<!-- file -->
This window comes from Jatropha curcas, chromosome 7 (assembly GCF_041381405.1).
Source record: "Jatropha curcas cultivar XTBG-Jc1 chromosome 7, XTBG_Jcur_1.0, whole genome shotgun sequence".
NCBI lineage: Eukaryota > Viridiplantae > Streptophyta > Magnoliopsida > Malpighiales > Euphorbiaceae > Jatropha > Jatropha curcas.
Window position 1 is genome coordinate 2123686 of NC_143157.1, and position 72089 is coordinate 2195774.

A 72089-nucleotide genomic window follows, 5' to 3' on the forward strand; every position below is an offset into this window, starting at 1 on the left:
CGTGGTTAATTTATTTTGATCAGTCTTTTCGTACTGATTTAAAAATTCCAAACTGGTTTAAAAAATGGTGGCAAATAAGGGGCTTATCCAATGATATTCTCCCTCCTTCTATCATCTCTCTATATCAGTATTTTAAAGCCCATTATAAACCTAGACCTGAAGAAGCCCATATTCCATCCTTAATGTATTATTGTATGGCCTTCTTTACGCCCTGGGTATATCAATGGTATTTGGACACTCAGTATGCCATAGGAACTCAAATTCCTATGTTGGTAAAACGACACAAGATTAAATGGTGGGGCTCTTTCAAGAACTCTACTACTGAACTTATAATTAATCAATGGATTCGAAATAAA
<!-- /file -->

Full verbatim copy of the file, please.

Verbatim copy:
This window comes from Jatropha curcas, chromosome 7 (assembly GCF_041381405.1).
Source record: "Jatropha curcas cultivar XTBG-Jc1 chromosome 7, XTBG_Jcur_1.0, whole genome shotgun sequence".
NCBI lineage: Eukaryota > Viridiplantae > Streptophyta > Magnoliopsida > Malpighiales > Euphorbiaceae > Jatropha > Jatropha curcas.
Window position 1 is genome coordinate 2123686 of NC_143157.1, and position 72089 is coordinate 2195774.

A 72089-nucleotide genomic window follows, 5' to 3' on the forward strand; every position below is an offset into this window, starting at 1 on the left:
CGTGGTTAATTTATTTTGATCAGTCTTTTCGTACTGATTTAAAAATTCCAAACTGGTTTAAAAAATGGTGGCAAATAAGGGGCTTATCCAATGATATTCTCCCTCCTTCTATCATCTCTCTATATCAGTATTTTAAAGCCCATTATAAACCTAGACCTGAAGAAGCCCATATTCCATCCTTAATGTATTATTGTATGGCCTTCTTTACGCCCTGGGTATATCAATGGTATTTGGACACTCAGTATGCCATAGGAACTCAAATTCCTATGTTGGTAAAACGACACAAGATTAAATGGTGGGGCTCTTTCAAGAACTCTACTACTGAACTTATAATTAATCAATGGATTCGAAATAAA